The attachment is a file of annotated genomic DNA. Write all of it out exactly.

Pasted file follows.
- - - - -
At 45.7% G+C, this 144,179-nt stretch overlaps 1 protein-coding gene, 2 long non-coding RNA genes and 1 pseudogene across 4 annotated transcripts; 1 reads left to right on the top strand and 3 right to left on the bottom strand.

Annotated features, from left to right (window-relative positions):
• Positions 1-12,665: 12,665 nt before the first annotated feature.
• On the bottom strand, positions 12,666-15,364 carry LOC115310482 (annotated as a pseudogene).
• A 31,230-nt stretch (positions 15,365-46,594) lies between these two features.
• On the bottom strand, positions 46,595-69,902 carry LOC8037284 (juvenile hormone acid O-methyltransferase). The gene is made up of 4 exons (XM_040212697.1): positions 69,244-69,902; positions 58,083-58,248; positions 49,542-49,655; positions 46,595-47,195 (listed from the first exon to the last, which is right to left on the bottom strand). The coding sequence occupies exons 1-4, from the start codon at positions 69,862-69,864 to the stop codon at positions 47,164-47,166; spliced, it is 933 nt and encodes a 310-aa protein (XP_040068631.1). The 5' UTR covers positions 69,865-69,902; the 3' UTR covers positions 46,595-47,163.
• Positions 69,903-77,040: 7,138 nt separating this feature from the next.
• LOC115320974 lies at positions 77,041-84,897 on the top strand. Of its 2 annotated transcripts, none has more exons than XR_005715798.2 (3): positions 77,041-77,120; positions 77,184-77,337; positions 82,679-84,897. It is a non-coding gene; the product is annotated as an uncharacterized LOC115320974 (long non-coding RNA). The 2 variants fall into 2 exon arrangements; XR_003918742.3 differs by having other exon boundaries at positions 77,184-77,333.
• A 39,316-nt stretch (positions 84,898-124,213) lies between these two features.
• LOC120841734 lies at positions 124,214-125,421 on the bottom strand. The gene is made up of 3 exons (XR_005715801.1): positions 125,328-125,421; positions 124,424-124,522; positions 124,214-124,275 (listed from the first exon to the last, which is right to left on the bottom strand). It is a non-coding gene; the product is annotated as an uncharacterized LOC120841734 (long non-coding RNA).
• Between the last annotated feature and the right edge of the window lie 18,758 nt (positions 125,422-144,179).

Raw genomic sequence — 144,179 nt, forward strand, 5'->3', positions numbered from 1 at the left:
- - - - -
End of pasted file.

At 45.7% G+C, this 144,179-nt stretch overlaps 1 protein-coding gene, 2 long non-coding RNA genes and 1 pseudogene across 4 annotated transcripts; 1 reads left to right on the top strand and 3 right to left on the bottom strand.

Annotated features, from left to right (window-relative positions):
• Positions 1-12,665: 12,665 nt before the first annotated feature.
• On the bottom strand, positions 12,666-15,364 carry LOC115310482 (annotated as a pseudogene).
• A 31,230-nt stretch (positions 15,365-46,594) lies between these two features.
• On the bottom strand, positions 46,595-69,902 carry LOC8037284 (juvenile hormone acid O-methyltransferase). The gene is made up of 4 exons (XM_040212697.1): positions 69,244-69,902; positions 58,083-58,248; positions 49,542-49,655; positions 46,595-47,195 (listed from the first exon to the last, which is right to left on the bottom strand). The coding sequence occupies exons 1-4, from the start codon at positions 69,862-69,864 to the stop codon at positions 47,164-47,166; spliced, it is 933 nt and encodes a 310-aa protein (XP_040068631.1). The 5' UTR covers positions 69,865-69,902; the 3' UTR covers positions 46,595-47,163.
• Positions 69,903-77,040: 7,138 nt separating this feature from the next.
• LOC115320974 lies at positions 77,041-84,897 on the top strand. Of its 2 annotated transcripts, none has more exons than XR_005715798.2 (3): positions 77,041-77,120; positions 77,184-77,337; positions 82,679-84,897. It is a non-coding gene; the product is annotated as an uncharacterized LOC115320974 (long non-coding RNA). The 2 variants fall into 2 exon arrangements; XR_003918742.3 differs by having other exon boundaries at positions 77,184-77,333.
• A 39,316-nt stretch (positions 84,898-124,213) lies between these two features.
• LOC120841734 lies at positions 124,214-125,421 on the bottom strand. The gene is made up of 3 exons (XR_005715801.1): positions 125,328-125,421; positions 124,424-124,522; positions 124,214-124,275 (listed from the first exon to the last, which is right to left on the bottom strand). It is a non-coding gene; the product is annotated as an uncharacterized LOC120841734 (long non-coding RNA).
• Between the last annotated feature and the right edge of the window lie 18,758 nt (positions 125,422-144,179).

Raw genomic sequence — 144,179 nt, forward strand, 5'->3', positions numbered from 1 at the left: